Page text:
By José Sarmiento Hinojosa
Somehow this particular edition of Cinéma du Réel has made me feel as being trapped in the fauces of history. And history, it is something inescapable. It’s part of what we as humans are experiencing currently, history-in-the-making, as well as part of the aftermath of history. But the history that has been told throughout the more than 10 films I watched in the program suggests that there seems to be an urgency by the filmmakers or the programmers to situate us in this moment to both look back on the remains of the past, or to look under our feet to watch the passage of time and its terrible unavoidability unfold. And the ghosts on the past reappear over and over: colonialism, capitalism, and the eternal contingency of abuse/revolt/aftermath. Maybe the state of current affairs have made this edition specially political, and one can’t help to struggle to overcome this duality of pessimism/hope that is painfully present.
In this sense, two films like Anyox (2022), by Canadian filmmakers Ryan Ermacora and Jessica Johnson, and Urban Solutions (2022), by Brazilians Arne Hector, Luciana Mazeto and Vinílicus Lopes, both articulate the past and its aftermath to present us with the current problems facing two different situations.
The opening long shot of Anyox depicts a miner riding a small train, making his way through mountains of debris/scraps of a former copper smelting mining company. This grey and desolate wasteland is home to a couple of inhabitants now handling the remains of what was a monumental operation. This first few minutes open the film in a monumental way: the contemplation of this magnificent landscape as a symbol of what the film description mentions is a “complex labour history and a story of immense environmental degradation”. The surplus of the smelting process, this intense grey ash which lies everywhere, is the landscape of capitalist eco-violence, a testimony not only of a history of labor union resistance (mainly inscribed in the heavy use of archive and testimony) but of the catastrophic residual nothingness that is to be found after the exploitation of the land.
Anyox works best when it’s just lost in the exploration of archive and contemplation of landscape. The ruins of a former mine/colony are wonderfully explored (in all its frightening presence) through the outstanding cinematography of Jeremy Cox, and the interweaving of archive (video and documents) drags us across a the history behind the people and their conflicts through the existence of this artificial city. Like many latent testimonies of late-stage capitalism, all that remains of the ever cyclical story of human and land exploitation are the mere remains.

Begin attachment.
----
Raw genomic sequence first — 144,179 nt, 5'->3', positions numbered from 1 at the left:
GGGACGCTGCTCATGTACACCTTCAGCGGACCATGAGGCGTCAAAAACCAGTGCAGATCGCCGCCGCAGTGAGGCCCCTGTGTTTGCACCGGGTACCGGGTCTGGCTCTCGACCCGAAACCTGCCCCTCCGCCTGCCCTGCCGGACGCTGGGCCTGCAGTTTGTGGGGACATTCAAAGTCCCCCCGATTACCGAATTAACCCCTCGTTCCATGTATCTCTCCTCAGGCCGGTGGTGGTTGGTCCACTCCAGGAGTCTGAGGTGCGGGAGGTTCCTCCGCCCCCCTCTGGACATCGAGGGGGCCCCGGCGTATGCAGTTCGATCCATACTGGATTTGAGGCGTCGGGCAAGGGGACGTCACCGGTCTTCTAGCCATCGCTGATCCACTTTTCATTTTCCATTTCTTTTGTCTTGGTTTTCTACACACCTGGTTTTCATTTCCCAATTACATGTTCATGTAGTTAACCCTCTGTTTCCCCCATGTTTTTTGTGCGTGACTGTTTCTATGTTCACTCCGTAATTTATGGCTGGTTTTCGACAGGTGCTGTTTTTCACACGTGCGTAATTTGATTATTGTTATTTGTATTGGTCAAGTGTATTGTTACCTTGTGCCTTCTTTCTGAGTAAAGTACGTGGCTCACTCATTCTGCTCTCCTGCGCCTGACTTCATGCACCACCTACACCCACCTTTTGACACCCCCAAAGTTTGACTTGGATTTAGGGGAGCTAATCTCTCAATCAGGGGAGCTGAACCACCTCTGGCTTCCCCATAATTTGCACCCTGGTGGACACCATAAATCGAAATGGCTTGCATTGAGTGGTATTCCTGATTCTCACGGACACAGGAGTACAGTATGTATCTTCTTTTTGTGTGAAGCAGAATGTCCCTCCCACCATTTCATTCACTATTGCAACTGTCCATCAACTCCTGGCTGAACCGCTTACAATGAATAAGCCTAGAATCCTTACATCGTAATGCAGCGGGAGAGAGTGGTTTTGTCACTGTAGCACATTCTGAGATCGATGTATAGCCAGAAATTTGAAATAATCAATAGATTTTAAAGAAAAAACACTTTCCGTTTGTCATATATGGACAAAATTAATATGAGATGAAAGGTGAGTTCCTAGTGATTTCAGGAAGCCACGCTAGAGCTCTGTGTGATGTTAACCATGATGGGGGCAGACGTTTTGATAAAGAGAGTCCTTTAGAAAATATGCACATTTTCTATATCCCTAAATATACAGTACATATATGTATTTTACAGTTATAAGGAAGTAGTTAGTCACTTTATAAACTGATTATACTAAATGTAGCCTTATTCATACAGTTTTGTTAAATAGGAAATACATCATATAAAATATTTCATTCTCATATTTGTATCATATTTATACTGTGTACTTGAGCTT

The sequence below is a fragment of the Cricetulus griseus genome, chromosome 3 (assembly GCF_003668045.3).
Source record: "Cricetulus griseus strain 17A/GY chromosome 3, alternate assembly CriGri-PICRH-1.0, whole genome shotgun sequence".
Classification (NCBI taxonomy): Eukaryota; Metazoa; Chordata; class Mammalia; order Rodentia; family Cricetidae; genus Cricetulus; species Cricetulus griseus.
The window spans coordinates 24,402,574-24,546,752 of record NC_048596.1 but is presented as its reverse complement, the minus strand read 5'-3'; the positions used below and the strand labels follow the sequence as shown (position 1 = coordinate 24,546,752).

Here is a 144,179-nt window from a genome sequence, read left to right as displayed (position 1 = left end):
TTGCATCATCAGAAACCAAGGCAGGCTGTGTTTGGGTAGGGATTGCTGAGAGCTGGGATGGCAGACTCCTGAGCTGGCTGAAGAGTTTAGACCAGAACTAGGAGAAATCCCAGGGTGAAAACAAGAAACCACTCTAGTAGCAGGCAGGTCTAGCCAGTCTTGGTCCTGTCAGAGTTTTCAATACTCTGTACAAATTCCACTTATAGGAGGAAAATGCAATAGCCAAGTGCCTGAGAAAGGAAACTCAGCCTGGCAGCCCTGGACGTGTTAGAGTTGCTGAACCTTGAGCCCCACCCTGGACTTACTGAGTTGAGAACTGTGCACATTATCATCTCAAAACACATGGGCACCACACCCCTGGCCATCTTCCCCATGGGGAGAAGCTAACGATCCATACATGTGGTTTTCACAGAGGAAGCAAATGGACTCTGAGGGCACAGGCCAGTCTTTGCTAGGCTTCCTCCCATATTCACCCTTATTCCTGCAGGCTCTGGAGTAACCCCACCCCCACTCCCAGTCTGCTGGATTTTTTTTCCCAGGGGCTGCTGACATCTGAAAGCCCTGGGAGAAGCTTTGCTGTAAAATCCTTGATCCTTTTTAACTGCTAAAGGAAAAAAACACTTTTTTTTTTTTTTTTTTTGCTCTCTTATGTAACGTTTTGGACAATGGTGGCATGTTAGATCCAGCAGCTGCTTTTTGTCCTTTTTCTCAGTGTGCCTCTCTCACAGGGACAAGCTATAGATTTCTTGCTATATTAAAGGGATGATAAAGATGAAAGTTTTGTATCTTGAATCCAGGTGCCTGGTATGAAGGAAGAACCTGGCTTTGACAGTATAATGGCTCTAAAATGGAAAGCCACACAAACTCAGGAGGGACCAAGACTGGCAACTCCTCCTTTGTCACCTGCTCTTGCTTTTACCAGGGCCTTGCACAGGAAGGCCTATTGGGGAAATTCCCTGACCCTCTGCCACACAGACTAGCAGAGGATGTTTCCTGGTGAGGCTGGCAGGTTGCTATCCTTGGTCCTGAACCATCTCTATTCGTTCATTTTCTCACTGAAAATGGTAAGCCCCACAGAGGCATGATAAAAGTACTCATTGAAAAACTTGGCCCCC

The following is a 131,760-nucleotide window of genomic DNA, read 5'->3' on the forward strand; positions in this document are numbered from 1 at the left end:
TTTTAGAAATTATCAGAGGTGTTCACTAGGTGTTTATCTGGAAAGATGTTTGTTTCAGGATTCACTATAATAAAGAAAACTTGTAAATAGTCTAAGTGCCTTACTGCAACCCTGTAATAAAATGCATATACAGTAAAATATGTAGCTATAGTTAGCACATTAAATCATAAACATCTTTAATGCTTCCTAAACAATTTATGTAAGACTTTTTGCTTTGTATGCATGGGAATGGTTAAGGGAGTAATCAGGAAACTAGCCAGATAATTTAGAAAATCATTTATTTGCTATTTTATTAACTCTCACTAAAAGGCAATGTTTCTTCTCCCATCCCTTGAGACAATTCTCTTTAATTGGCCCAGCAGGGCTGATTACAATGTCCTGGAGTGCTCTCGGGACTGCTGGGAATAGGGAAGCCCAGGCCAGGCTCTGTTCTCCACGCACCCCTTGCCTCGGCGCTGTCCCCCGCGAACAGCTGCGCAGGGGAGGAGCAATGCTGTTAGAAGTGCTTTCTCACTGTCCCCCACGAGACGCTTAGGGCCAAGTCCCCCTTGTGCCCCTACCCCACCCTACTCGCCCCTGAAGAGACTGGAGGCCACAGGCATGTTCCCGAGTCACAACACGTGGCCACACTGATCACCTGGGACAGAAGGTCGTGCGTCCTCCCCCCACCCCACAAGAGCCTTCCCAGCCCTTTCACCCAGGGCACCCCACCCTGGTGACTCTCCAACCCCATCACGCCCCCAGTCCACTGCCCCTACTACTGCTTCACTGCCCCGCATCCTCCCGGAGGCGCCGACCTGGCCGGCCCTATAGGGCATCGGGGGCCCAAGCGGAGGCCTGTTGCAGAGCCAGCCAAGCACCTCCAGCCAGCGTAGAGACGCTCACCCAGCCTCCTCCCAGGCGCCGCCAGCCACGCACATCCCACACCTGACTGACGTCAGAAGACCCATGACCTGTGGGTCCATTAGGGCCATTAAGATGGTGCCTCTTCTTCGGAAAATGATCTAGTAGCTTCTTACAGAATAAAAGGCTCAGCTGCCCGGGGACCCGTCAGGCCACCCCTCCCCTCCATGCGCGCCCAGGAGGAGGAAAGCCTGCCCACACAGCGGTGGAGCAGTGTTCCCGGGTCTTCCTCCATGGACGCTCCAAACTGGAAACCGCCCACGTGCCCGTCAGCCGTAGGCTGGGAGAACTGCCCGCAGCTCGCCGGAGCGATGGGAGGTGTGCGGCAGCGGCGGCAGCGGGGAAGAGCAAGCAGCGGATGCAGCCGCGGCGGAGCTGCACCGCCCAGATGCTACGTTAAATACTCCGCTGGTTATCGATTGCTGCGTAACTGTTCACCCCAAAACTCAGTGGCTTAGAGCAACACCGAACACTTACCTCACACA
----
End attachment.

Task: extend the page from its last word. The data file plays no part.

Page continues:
The collective film Urban Solutions, winner of the Short Film award at Cinéma du Réel, portrays the complicated post-colonial condition of Brazil, a country violently possessed by the ghosts of fascism in the current stage of Bolsonaro’s regime. Maybe it’s strongest element lies in capturing the exoticizing gaze of the colonizers through the film, and mix this element with the biopolitical reality of the working class in present Brazil. So the gaze is the undulating element in the film, both technological and human, the gaze of the other, technology and invasor.
But the performatic element that comes later in the film somehow lacks nuance and drowns it in its own political intentions (nonetheless valid and necessary). Urgency sometimes requires nuance and what is left unsaid is sometimes can become the strongest element in an openly political film like this. And while one can understand the emergency currently operating in Brazil, somehow the staging of what is being said detracts from its political motive. This is not to say that Urban Solutions is a failed short film, one can indeed find value in its intention and the voices of its protagonists. But at moments, the film dangerously moves towards the overdrawn caricature, and hence loses part of its power. In a country like present-day Brazil, one needs not to recreate a caricature of its present. Its open wounds are open for everyone to see.
Nonetheless, the elements of the colonialist and biopolitical gaze keep the short film afloat and draw sufficient interest to a film that would’ve benefited from a less heavy-handed approach to its portraying of problematic characters. A hit-and-miss offering.
Directed and Produced by Ryan Ermacora, Jessica Johnson
Cinematography: Jeremy Cox
Music: Lea Bertucci
Producer: Alysha Seriani
Sound: Eugenio Battaglia, Dave Pullmer
Canada, 2022, 87 min
Directed by: Arne Hector, Luciana Mazeto, Vinílicus Lopes
Produced by Minze Tummescheit
Germany, Brazil, 2022